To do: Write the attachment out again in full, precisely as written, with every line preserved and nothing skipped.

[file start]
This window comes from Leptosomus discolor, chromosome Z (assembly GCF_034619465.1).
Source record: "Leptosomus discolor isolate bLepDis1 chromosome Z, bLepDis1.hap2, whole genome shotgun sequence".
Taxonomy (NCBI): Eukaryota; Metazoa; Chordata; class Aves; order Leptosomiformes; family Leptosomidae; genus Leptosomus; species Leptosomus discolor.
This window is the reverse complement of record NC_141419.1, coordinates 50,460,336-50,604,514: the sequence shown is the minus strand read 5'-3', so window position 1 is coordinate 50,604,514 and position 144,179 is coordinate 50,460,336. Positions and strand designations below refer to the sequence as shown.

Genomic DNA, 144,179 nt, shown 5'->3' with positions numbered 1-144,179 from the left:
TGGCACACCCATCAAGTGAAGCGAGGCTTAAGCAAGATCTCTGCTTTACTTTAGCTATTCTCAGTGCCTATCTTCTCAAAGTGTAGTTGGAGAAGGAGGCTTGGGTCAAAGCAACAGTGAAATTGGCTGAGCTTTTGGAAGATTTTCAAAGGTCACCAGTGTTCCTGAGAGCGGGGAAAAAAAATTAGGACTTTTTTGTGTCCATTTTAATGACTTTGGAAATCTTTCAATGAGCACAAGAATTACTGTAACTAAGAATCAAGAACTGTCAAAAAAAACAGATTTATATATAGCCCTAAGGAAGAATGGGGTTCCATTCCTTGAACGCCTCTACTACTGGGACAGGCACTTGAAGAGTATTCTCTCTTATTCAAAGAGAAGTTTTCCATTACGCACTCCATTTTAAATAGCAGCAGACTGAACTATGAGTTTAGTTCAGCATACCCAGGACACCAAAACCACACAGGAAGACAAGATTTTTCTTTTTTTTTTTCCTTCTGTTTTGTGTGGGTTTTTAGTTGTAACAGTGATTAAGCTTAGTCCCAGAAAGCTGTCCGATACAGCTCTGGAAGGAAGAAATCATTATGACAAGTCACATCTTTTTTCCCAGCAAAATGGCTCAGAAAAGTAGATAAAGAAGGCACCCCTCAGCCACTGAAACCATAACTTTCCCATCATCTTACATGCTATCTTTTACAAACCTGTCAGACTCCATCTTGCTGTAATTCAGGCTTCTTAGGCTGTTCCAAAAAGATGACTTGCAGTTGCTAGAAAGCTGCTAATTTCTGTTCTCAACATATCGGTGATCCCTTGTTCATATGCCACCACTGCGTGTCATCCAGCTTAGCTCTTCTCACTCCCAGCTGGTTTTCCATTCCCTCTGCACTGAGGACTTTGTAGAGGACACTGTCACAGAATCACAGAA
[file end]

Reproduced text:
This window comes from Leptosomus discolor, chromosome Z (assembly GCF_034619465.1).
Source record: "Leptosomus discolor isolate bLepDis1 chromosome Z, bLepDis1.hap2, whole genome shotgun sequence".
Taxonomy (NCBI): Eukaryota; Metazoa; Chordata; class Aves; order Leptosomiformes; family Leptosomidae; genus Leptosomus; species Leptosomus discolor.
This window is the reverse complement of record NC_141419.1, coordinates 50,460,336-50,604,514: the sequence shown is the minus strand read 5'-3', so window position 1 is coordinate 50,604,514 and position 144,179 is coordinate 50,460,336. Positions and strand designations below refer to the sequence as shown.

Genomic DNA, 144,179 nt, shown 5'->3' with positions numbered 1-144,179 from the left:
TGGCACACCCATCAAGTGAAGCGAGGCTTAAGCAAGATCTCTGCTTTACTTTAGCTATTCTCAGTGCCTATCTTCTCAAAGTGTAGTTGGAGAAGGAGGCTTGGGTCAAAGCAACAGTGAAATTGGCTGAGCTTTTGGAAGATTTTCAAAGGTCACCAGTGTTCCTGAGAGCGGGGAAAAAAAATTAGGACTTTTTTGTGTCCATTTTAATGACTTTGGAAATCTTTCAATGAGCACAAGAATTACTGTAACTAAGAATCAAGAACTGTCAAAAAAAACAGATTTATATATAGCCCTAAGGAAGAATGGGGTTCCATTCCTTGAACGCCTCTACTACTGGGACAGGCACTTGAAGAGTATTCTCTCTTATTCAAAGAGAAGTTTTCCATTACGCACTCCATTTTAAATAGCAGCAGACTGAACTATGAGTTTAGTTCAGCATACCCAGGACACCAAAACCACACAGGAAGACAAGATTTTTCTTTTTTTTTTTCCTTCTGTTTTGTGTGGGTTTTTAGTTGTAACAGTGATTAAGCTTAGTCCCAGAAAGCTGTCCGATACAGCTCTGGAAGGAAGAAATCATTATGACAAGTCACATCTTTTTTCCCAGCAAAATGGCTCAGAAAAGTAGATAAAGAAGGCACCCCTCAGCCACTGAAACCATAACTTTCCCATCATCTTACATGCTATCTTTTACAAACCTGTCAGACTCCATCTTGCTGTAATTCAGGCTTCTTAGGCTGTTCCAAAAAGATGACTTGCAGTTGCTAGAAAGCTGCTAATTTCTGTTCTCAACATATCGGTGATCCCTTGTTCATATGCCACCACTGCGTGTCATCCAGCTTAGCTCTTCTCACTCCCAGCTGGTTTTCCATTCCCTCTGCACTGAGGACTTTGTAGAGGACACTGTCACAGAATCACAGAA